The winter of 1978 was a particularly brutal one in the northeast. The early part of the year brought two record-breaking blizzards. For me, that winter was spent working as road manager for a great NJ band with a somewhat unfortunate name — the Stanky Brown Group.
The band was working on its third album for Sire Records at A&R Studios in New York City. For us that meant driving into the city from our suburban NJ homes each night at 6:00, and driving home 12 hours later. The recording went on for six weeks without a night off. One of those blizzards that I mentioned happened while we were in the studio, and the drive home that morning was an adventure to say the least. But I digress.
For the most part, the Stanky Brown Group was a self-contained unit, but there were occasions when some special skills were required. It was on one of those occasions that the call went out to a talented trio of background singers who had worked with the band on their previous album.
The three session singers were Arnold McCuller, David Lasley, and Lynn Pitney, and what they did was akin to vocal magic. It’s not surprising that McCuller and Lasley went on to distinguished careers in music. Lasley worked with James Taylor, Bonnie Raitt, and Luther Vandross. He also made some brilliant solo albums, particularly 1982’s Missin’ 20 Grand, which is sadly long out of print.
Arnold McCuller worked with some of the giants too, including Todd Rundgren, Bonnie Raitt, Beck, and Phil Collins, and he also made some terrific solo albums. Where he landed most notably though was with James Taylor. He has been touring with Taylor for more than 30 years. If you’ve been to a James Taylor concert, or seen a video, perhaps you’ve wondered who that big guy on the end is, the one who sparkles in feature spots on songs like “Shower the People.” That is Arnold McCuller.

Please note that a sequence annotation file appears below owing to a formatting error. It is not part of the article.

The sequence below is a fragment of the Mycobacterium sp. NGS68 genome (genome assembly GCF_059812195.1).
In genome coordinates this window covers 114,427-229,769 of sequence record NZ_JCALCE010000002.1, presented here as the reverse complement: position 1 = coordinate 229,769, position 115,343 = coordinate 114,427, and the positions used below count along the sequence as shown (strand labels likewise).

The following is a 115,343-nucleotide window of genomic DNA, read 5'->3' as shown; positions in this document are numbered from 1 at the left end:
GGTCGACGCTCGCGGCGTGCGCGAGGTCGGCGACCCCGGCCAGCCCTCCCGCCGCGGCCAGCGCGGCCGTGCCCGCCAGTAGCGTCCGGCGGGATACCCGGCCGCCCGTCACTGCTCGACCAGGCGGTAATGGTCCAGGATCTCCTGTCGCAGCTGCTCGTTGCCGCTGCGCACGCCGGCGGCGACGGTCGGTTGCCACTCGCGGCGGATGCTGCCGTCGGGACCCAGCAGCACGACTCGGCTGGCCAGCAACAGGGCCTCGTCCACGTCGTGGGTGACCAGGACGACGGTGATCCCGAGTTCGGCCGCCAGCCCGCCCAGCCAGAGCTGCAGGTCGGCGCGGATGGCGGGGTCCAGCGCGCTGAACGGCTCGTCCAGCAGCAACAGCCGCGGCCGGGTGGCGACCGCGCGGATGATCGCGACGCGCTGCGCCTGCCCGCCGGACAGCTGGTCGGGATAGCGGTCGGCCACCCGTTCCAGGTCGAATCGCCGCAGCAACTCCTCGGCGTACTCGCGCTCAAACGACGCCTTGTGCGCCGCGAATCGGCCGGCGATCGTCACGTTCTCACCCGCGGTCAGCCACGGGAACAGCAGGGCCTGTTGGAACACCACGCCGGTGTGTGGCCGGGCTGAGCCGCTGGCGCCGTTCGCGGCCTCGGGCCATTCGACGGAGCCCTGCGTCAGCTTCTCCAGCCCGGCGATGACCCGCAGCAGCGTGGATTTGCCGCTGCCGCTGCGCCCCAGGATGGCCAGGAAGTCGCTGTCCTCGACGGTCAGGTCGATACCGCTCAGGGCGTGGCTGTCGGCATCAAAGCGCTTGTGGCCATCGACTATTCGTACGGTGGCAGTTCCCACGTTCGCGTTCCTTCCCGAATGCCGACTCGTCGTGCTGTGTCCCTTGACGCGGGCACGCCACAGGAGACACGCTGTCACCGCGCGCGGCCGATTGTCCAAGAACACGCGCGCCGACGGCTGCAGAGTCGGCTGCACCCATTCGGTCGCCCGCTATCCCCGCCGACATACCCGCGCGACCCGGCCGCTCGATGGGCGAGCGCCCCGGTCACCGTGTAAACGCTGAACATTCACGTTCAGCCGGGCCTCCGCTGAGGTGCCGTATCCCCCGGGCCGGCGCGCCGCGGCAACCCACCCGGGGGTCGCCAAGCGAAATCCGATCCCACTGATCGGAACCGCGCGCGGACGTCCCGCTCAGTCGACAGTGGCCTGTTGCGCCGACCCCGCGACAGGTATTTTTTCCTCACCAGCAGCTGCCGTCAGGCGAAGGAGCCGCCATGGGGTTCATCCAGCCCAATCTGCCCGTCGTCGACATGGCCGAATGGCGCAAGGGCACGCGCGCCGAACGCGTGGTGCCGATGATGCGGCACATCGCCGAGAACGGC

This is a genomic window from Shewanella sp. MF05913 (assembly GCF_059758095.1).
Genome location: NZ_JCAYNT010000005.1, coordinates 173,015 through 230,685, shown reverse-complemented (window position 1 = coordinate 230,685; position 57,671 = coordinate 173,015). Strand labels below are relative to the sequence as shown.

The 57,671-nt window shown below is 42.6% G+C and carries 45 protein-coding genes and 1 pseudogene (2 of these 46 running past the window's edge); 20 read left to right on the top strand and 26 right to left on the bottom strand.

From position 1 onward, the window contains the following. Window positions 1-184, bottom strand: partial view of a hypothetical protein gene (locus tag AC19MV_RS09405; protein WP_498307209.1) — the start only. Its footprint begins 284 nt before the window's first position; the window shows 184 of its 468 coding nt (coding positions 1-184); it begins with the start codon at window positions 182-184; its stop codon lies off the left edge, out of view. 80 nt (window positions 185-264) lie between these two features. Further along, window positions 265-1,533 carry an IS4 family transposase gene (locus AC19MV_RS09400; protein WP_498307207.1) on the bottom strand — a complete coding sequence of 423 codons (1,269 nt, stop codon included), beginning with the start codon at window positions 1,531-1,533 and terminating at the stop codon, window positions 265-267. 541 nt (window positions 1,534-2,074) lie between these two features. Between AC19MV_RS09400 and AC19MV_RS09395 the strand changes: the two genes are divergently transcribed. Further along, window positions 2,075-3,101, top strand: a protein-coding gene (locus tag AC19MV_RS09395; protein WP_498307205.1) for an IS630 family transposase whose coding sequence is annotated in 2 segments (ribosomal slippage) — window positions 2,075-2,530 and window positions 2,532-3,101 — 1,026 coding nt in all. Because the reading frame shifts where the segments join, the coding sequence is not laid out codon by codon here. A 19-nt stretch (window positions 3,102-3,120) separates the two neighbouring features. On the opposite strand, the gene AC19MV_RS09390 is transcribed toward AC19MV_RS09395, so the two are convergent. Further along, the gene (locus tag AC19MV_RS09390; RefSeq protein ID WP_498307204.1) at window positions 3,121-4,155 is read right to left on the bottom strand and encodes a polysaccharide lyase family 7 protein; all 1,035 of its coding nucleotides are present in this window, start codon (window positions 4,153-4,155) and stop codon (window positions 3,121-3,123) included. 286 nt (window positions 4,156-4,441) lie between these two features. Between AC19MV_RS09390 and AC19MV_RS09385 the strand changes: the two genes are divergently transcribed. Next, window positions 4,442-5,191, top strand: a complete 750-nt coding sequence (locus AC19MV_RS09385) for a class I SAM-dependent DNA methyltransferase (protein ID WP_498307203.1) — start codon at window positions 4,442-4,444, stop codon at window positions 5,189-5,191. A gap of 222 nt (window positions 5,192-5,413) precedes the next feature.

Some months ago, McCuller let his fans know that he was going to record a new solo album. He put out the word on the fundraising site Pledge Music, and before you know it, he had raised 140% of the money he needed. Obviously I’m not the only one who knows who Arnold McCuller is.
Now the new album, Soon As I Get Paid, is here … at least in digital form. The physical CD comes out in July, and I’ll write more about it at that time. For now, let me urge you to grab the download of this wonderful new work from McCuller.
Soon As I Get Paid, features three songs written by McCuller, including the deeply soulful “Gods and Monsters” (see below). The original songs are great, and I would like to hear more of them the next time out, but the covers on the album are so brilliantly chosen, and so beautifully performed, that it’s hard to argue against their inclusion.
Whether dueting with Thelma Jones on the sassy Buddy and Julie Miller song “Gasoline and Matches,” providing a majestic take on John Hiatt’s heartbreaking “The River Knows Your Name,” or wonderfully re-imagining the Jackie Wilson classic “Lonely Teardrops,” the singer and the songs are in perfect harmony.
The core band of Michael Landau, Larry Goldings, Jimmy Johnson, and Jeff Young have clearly been around the block a time or two, and they know what it means to build a structure, strong but sympathetic, in which a singer can shine.
McCuller calls Soon As I Get Paid his musical autobiography, and he couldn’t have chosen better songs, or better players to tell his story.
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